Transformation Services: why multinationals must evolve or die

New technology is a catalyst for business disruption; it can turn an industry on its head in a moment.

Startups are challenging – and overtaking – established organisations, with better products and more flexible operations. By the time the traditional titans can react, market share is in decline.

Investment in business transformation is, therefore, a business necessity rather than something for the wish list.


Transformation Services, put simply, prepare a business’s infrastructure for its future needs.

Innovation without infrastructure is unworkable; just ask Kodak. A business must have the resources, operations and processes in place to launch new products and services successfully. Efficiently delivered Transformation Services give a business a competitive advantage.

Multinational organisations can be hesitant to employ Transformation Services, because change is glacial and expensive. The adage ‘if it ain’t broke, don’t fix it’ comes to mind when profits are healthy. But healthy profits can breed complacency.


Transformation Services benefit businesses in a variety of ways. Changing business and operational models can reduce OpEx, re-align strategic direction or the change corporate culture.

Disruptive technology is a harbinger of new opportunity: Transformation Services can harness new potential by creating structures to embrace it, rather than let it be exploited by a competitor or startup.

Transformation Services can prepare an organisation for migrating to the cloud: liberating servers, software and hardware from the office, and utilising remote maintenace, at a lower cost.


Breakthrough technologies, changing consumer behaviour, shifting market demands, new regulatory requirements, sustainability, economic health and more impact how Transformation Services are applied.

Transformation Services must take all this into account, and allow room for issues that don’t matter or exist now, but will in the future.


Market leaders that want to stay there launch transformation projects even when they dominate a category; evolving to stay ahead.

Without, an organisation’s infrastructure could lag behind the competition: Out of date hardware can render expensively built software useless, causing critical failure and stopping commerce entirely.


There are a many examples of companies that didn’t upgrade their operations fast enough for the modern world.

Kodak, famously, innovated themselves out of their own market by inventing the digital camera, but not creating the infrastructure to manufacture and market their invention. Others did, while Kodak kept on making film, and they had to file for Chapter 11 bankruptcy in 2012.

Blockbuster dominated the film rental business for decades, but as internet speeds and consumer behaviour changed they were left behind by streaming services, only trying to adopt the technology when the rot had set in. Transformation Services would have identified the changing landscape and built the appropriate infrastructure for Blockbuster to change its business.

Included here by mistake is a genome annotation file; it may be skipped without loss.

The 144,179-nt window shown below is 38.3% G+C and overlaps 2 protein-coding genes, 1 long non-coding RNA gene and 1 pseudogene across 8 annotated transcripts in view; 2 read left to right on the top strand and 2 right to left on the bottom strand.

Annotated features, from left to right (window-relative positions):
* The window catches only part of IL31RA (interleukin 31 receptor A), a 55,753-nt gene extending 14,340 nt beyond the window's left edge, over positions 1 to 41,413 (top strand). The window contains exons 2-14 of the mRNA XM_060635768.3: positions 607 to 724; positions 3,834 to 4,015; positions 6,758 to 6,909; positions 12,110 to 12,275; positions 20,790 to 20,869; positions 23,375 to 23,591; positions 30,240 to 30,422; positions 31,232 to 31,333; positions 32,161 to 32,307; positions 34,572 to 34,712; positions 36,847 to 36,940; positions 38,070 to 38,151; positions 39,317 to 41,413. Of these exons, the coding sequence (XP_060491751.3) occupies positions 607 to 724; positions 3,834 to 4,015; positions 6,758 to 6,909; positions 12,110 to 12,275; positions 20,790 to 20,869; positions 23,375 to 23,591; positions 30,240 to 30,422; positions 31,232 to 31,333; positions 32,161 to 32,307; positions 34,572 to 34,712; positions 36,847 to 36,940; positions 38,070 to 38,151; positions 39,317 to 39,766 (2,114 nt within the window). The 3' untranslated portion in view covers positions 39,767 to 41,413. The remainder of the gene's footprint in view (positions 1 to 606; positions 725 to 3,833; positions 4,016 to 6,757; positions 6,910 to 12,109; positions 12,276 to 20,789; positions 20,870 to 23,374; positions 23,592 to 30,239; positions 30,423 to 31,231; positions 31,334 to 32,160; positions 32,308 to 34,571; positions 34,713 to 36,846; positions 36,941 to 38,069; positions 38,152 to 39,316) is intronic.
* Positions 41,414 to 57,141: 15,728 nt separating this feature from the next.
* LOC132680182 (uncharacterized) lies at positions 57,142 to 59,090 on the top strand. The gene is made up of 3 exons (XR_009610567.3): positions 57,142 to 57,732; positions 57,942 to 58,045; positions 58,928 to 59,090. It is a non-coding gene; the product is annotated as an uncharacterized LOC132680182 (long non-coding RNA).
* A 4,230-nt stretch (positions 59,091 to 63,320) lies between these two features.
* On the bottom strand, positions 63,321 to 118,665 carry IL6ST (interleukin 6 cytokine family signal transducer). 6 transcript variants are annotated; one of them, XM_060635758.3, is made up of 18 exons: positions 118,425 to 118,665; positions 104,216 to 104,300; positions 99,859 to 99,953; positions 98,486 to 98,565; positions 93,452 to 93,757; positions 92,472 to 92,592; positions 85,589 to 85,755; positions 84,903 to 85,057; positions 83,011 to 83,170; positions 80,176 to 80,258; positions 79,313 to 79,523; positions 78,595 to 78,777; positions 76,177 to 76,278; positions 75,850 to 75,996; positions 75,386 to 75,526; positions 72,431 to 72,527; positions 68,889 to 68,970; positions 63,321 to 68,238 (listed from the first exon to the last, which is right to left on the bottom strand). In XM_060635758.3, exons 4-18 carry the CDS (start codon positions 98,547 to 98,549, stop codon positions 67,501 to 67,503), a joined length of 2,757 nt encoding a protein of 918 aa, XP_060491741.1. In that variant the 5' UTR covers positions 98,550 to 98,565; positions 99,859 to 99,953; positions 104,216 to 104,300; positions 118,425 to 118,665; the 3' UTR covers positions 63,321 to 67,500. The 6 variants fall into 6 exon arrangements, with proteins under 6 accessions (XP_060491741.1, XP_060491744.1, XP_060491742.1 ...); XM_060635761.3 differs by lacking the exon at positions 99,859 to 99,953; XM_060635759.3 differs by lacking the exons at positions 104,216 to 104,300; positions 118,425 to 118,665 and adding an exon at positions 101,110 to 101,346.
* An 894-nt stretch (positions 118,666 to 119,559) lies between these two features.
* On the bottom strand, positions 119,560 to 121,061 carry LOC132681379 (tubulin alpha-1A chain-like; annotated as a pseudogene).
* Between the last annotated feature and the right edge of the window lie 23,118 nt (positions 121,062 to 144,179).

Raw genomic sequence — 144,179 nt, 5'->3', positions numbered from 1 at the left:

In 2018, Toys’R’Us announced all UK stores would be closing. Traditionally a brilliant physical destination for toy-browsing families, the company failed to invest in Transformation Services, and failed to create an e-commerce platform that was as good as their in-store experience.


A successful transformation requires an honest assessment of the enterprise goals, limitations and market conditions, including:

– Customer journey
– Economic environment
– Stakeholder relationships
– Cybersecurity and cyber resilience
– Corporate culture
– C-suite alignment
– Human resourcing
– Supply chain efficiency and contingency
– Sustainability


Transformation Services partners work from a template or methodology for auditing the organisation’s infrastructure, but the outcome should be flexible, original and tailored to the individual needs of the client.

From this, the Transformation partner can create a road map for change, and develop a strategy to achieve it, which should include:

Tactics – how will the organisation win?
Capabilities – how will the organisation resource and build the infrastructure for change?
Value – how will this increase market share / reduce operational costs / enable expansion?
Sustainability – how will this change be sustained in the long run?
Flexibility – how can the Transformation Strategy flex for unforeseen future demands and evolving business challenges?
Talent – who is best placed to lead and deliver the transformation?


The KPIs of Transformation vary between organisation and project. Success could be measured in lower OpEx, higher margins, bigger market share, faster time-to-market for new products or confidence in the resilience of the underlying infrastructure of the company.


Companies in a rush to modernise don’t always take the time to do due diligence on their partners. While transformation is essential, so is choosing an experienced partner than understand your business and the challenges of your industry.

Again, looking at Kodak: their effort to modernise by partnering with a cryptocurrency mining company has ended in failure, and appears now to be a desperate company looking to capitalise on trendy tech. Transformation must sit coherently with the business’ history, expertise and ambitions.


Transformation Services are integral to the prosperity of any multinational, because it ensures a business is looking to the future.

You can’t put petrol in a Tesla: Transformation Services make sure an organisation has installed an electric engine before fossil fuel combustion has become a thing of the past.

Transformation Services don’t guarantee success, but not using Transformation Services guarantees failure.

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